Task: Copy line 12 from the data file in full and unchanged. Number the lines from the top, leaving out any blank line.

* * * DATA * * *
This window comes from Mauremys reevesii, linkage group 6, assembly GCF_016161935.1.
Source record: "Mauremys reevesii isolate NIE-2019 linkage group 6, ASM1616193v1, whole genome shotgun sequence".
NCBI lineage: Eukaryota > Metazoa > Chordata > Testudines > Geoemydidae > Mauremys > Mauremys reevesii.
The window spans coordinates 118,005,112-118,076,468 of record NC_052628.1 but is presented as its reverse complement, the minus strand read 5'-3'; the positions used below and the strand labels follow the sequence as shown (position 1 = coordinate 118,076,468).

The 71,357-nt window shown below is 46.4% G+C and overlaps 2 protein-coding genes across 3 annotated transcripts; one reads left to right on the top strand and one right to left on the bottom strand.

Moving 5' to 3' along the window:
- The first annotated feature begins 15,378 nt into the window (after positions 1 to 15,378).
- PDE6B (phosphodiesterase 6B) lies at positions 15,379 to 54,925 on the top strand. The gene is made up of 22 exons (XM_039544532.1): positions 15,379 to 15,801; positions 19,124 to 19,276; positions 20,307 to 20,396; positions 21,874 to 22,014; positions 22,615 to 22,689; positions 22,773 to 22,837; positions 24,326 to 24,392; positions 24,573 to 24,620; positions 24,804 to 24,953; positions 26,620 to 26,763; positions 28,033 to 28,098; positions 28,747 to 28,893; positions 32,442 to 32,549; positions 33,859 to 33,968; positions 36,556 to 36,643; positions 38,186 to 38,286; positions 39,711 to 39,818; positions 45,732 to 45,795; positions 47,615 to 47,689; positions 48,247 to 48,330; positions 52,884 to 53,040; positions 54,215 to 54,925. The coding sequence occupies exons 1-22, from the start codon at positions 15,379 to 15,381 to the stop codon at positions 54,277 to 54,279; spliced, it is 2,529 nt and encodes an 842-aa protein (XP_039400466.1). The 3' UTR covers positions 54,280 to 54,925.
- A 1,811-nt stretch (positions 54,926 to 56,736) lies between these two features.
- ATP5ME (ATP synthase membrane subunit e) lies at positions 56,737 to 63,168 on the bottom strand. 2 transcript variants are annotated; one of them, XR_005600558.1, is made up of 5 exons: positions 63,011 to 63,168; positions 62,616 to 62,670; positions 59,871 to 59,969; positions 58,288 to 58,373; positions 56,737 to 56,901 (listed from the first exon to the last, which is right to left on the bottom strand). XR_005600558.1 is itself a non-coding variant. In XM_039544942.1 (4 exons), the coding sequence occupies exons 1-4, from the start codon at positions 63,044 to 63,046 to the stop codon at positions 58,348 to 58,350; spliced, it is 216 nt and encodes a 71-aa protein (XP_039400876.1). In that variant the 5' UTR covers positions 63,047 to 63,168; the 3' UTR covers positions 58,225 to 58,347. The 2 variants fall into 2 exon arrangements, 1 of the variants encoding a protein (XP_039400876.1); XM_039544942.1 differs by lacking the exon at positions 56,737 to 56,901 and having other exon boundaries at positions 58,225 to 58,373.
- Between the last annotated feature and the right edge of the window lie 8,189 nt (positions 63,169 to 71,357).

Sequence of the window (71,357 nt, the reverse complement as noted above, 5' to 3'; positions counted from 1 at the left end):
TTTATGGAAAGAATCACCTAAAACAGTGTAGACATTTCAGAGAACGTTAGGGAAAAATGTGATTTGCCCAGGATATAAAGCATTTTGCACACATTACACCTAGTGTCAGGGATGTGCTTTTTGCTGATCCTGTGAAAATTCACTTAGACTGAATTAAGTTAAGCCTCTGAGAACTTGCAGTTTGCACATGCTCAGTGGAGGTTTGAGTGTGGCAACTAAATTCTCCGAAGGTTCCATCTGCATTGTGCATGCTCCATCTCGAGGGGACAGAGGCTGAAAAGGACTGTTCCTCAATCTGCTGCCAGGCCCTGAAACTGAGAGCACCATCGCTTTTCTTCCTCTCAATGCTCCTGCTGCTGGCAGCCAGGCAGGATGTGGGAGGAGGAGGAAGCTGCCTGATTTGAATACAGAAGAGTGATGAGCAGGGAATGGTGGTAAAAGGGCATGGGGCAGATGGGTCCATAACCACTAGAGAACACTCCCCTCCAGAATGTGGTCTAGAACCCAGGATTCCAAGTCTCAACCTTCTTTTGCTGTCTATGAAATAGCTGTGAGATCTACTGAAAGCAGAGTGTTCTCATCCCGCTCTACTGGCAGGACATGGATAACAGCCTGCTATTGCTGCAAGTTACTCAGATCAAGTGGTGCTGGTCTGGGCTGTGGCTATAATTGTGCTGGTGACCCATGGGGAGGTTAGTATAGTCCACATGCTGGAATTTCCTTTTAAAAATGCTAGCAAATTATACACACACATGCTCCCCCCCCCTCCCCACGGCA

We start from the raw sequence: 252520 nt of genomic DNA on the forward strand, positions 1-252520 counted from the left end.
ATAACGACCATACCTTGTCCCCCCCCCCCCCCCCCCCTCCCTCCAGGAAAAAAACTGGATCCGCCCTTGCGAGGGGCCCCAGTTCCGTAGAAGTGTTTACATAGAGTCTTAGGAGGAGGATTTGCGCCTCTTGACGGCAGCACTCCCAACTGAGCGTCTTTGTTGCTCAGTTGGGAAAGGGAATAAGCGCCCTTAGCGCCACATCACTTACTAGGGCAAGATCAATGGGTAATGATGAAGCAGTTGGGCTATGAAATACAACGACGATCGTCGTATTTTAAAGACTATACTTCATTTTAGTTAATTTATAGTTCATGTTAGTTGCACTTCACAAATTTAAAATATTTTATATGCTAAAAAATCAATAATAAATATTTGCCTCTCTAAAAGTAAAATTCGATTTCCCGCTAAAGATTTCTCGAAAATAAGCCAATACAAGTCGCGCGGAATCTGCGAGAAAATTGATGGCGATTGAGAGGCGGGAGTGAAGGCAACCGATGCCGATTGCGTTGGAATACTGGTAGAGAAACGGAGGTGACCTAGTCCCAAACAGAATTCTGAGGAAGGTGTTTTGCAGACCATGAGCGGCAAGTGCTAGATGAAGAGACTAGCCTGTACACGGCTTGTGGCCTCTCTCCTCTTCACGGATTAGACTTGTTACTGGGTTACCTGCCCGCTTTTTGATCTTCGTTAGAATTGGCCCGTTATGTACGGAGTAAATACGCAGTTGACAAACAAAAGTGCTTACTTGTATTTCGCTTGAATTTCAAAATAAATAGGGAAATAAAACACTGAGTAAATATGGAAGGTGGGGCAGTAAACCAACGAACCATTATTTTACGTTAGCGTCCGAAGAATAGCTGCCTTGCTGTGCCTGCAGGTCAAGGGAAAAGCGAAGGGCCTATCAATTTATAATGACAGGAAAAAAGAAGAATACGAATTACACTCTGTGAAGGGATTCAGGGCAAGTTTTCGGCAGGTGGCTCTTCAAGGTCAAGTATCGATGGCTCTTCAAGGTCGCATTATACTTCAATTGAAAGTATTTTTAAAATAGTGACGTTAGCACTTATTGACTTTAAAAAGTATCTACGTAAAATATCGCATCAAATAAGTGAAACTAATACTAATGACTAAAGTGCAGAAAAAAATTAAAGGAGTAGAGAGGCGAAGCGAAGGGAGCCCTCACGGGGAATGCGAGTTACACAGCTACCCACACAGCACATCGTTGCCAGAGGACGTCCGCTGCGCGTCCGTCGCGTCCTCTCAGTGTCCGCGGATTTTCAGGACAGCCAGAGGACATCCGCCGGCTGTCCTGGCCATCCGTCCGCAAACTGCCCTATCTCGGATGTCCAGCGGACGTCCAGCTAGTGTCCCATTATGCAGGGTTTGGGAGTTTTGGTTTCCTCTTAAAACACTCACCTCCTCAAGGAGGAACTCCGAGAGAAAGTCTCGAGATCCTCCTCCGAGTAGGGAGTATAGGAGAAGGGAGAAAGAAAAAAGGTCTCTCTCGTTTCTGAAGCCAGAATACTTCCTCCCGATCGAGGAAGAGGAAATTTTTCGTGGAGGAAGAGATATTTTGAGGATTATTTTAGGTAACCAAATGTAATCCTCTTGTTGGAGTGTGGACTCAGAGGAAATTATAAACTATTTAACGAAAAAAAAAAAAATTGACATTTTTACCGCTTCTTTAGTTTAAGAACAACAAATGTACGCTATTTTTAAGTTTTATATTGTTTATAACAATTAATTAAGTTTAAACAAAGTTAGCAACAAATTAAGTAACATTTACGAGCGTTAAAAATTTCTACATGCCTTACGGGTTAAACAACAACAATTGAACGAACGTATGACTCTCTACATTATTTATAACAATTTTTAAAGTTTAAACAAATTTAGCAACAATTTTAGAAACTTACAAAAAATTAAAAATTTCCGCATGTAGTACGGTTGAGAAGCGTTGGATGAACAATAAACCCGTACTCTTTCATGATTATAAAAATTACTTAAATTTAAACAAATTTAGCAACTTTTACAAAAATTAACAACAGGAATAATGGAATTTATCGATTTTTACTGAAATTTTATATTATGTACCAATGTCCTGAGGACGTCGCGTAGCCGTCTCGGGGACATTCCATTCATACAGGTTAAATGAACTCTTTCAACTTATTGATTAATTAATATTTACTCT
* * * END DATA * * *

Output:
Sequence of the window (71,357 nt, the reverse complement as noted above, 5' to 3'; positions counted from 1 at the left end):